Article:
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The vocational schools I've had experience with most recently don't really prepare people to work in the trades they're teaching, and they charge a lot of money. Then dump students in terrible paying entry level jobs in a dinosaur industry where no one wants to pay, if they're lucky, because sometimes they can't get a job with what they learned.
The trades are all screwed up, and it's more complicated than young people not wanting to do it.
You won't be far off if you point the finger of blame in the general direction of up, though.
As for garage door installation, I don't think I'd call that a trade.
Yeah that's a labor job more than a trade. Skilled labor I guess.

But what I'm seeing is plumbers paying record highs to employees, offering great entry pay, charging huge money to customers, and unable to hire anybody.
Some plumbing contractors I know are paying to set up at job fairs and getting zero applicants, even for trainees.
And locally the voc tech schools are not really what you describe, in terms of that contractors are asking them for kids who graduated with fair job offers.
As for these high schools being expensive to the student?
News to me, maybe it changed but it's just part of the public school system.

What is the dinosaur industry you mention?
Plumbing, HVAC, electricians, and high tech manufacturing are all busy and hiring in the Northeast.
Possibly auto and diesel mechanics too but I'm not connected to those industries.
In addition to the building boom and the house buying boom demanding renovation contractors, we have Bath Iron Works hiring, Sig Sauer hiring, and a couple of I forget what manufacturers of jet engines hiring.
Some places require backround checks but high school kids that want to work in a trade have tons of good options ahead, enough to resist robbing liquor stores out of dismal future desperation.
These local companies run radio ads and have billboard trucks they park at shopping centers and even in front of competitors businesses.

Tons of legit trade jobs are hiring and today's 35yo master plumber or electrician makes up around six figures. Kids can get $20/ hr on the job training, or even more in some companies.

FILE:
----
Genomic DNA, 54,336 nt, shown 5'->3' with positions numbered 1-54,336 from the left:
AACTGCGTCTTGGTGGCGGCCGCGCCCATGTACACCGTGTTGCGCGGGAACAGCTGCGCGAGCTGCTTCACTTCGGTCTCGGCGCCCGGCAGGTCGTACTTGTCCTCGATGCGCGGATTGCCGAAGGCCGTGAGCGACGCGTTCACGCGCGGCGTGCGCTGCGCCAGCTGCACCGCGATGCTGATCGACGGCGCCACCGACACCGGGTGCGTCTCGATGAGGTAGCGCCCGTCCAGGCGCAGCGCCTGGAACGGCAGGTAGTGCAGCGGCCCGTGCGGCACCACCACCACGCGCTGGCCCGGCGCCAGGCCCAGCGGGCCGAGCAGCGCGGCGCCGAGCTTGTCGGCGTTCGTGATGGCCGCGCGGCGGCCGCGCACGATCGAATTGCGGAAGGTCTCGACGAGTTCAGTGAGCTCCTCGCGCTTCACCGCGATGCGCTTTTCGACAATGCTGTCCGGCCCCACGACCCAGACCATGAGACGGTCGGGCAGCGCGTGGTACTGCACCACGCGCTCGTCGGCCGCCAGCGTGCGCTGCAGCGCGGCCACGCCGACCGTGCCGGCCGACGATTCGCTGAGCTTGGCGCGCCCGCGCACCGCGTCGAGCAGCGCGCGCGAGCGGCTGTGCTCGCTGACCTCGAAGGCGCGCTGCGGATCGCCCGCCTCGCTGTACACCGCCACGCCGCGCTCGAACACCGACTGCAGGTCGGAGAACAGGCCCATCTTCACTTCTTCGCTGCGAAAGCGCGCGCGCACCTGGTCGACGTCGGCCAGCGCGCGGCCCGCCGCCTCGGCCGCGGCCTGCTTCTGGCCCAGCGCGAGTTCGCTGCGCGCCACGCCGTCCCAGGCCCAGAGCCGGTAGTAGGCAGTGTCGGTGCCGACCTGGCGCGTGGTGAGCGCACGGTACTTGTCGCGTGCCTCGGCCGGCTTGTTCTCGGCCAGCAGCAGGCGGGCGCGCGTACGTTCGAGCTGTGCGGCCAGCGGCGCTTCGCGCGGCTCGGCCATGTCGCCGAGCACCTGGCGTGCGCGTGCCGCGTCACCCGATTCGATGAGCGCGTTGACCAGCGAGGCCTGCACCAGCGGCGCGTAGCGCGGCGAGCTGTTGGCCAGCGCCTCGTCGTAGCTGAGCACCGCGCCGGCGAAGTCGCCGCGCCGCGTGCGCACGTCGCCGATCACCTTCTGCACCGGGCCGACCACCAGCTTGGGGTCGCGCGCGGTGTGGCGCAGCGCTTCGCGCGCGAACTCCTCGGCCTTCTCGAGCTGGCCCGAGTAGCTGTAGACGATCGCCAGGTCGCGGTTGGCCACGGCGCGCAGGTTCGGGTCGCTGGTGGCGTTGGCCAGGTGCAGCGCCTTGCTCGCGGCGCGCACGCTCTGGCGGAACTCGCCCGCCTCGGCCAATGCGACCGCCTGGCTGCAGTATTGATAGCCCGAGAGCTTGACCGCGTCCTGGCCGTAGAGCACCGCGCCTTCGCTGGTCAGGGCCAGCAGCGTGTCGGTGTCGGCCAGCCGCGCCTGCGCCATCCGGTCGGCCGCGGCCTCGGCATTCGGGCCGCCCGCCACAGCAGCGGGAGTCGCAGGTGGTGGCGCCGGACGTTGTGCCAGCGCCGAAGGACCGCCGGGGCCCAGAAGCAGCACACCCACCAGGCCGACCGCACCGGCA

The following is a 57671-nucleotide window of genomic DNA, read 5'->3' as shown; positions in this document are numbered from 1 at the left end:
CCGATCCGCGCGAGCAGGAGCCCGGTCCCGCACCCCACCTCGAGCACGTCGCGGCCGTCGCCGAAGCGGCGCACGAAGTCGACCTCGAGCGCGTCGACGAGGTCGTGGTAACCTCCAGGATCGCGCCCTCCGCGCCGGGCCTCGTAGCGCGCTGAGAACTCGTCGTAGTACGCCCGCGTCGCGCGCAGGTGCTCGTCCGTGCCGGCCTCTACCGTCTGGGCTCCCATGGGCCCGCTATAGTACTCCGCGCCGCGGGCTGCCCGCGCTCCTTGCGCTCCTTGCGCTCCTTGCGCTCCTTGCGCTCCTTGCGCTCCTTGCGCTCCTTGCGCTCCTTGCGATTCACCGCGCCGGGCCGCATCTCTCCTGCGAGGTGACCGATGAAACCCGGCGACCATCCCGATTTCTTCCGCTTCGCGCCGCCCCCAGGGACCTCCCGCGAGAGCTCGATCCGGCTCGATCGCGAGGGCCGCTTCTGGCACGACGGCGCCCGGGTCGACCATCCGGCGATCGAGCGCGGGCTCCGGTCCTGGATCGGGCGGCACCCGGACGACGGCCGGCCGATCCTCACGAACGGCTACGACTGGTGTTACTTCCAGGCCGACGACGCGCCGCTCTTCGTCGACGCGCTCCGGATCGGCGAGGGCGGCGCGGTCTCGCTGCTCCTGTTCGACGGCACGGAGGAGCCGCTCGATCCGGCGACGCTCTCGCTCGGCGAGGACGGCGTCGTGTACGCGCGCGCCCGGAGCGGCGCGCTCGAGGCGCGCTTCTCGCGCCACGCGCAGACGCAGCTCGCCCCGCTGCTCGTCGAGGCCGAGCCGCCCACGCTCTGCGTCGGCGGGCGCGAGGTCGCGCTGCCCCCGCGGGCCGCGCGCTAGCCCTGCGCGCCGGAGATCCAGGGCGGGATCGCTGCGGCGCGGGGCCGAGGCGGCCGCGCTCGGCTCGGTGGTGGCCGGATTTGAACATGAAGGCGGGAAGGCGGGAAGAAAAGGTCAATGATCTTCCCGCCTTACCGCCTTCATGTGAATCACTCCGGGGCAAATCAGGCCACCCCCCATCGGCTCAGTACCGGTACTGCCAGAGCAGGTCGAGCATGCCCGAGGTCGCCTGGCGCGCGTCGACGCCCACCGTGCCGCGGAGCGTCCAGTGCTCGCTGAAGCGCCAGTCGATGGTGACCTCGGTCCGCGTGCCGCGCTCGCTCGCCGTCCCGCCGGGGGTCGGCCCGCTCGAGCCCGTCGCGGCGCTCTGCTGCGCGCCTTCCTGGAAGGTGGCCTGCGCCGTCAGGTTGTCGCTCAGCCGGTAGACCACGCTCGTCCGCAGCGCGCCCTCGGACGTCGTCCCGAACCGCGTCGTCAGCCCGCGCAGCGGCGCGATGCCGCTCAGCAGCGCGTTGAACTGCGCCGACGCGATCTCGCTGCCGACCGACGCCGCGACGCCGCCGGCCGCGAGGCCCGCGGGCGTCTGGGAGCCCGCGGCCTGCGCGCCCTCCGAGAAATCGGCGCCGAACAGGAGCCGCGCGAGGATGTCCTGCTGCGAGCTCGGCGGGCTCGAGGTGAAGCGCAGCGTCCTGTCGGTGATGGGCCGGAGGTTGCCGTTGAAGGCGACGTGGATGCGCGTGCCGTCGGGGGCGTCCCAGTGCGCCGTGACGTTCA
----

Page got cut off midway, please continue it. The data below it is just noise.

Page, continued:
Take a year of business classes and it's not hard to be a licensed plumbing contractor, IF you can hire some plumbers.

This Spring my hot water tank blew (remote tank off the oil burner, basically a $2000- $2500 job) and I had no hot water for a month because the best I could get from a plumbing contractor was give them $100 and they might look at it in two weeks. Got my coworker maintenance guy to help and we installed it ourselves.
I know maybe a dozen plumbers personally and every contractor is six months out in every trade.

Oh yeah there are good paying trade jobs!
And oh yeah kids today are not interested in this corner of the country...
 

MilwMark

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John. I hope you are ok.

Didn’t read the whole thread.

Honestly you are not doing that owner ANY favors if you don’t tell them. There is NO WAY they want their employee to do ask a customer to help with any job. Let alone lifting or taking a door not under tension.

They need to know so they can retrain this guy and their entire staff ASAP.
 

tap4154

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I like studio1087 and I'm sorry he got hurt. He willingly entered into the situation.
That's not really true. The contractor invited John into a very dangerous situation. John doesn't know anything about installing garage doors, or how dangerous it could be. He was just being a nice guy, and entered that dangerous situation because the contractor asked him to. So that cannot be "willingly" because he didn't know the real danger. The contractor was negligent in even asking him, and is liable for any damages and medical costs IMO.

By the way, your argument for this sounds a bit like, "well she shouldn't have been wearing a short skirt".
 

bottlenecker

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Yeah that's a labor job more than a trade. Skilled labor I guess.

But what I'm seeing is plumbers paying record highs to employees, offering great entry pay, charging huge money to customers, and unable to hire anybody.
Some plumbing contractors I know are paying to set up at job fairs and getting zero applicants, even for trainees.
And locally the voc tech schools are not really what you describe, in terms of that contractors are asking them for kids who graduated with fair job offers.
As for these high schools being expensive to the student?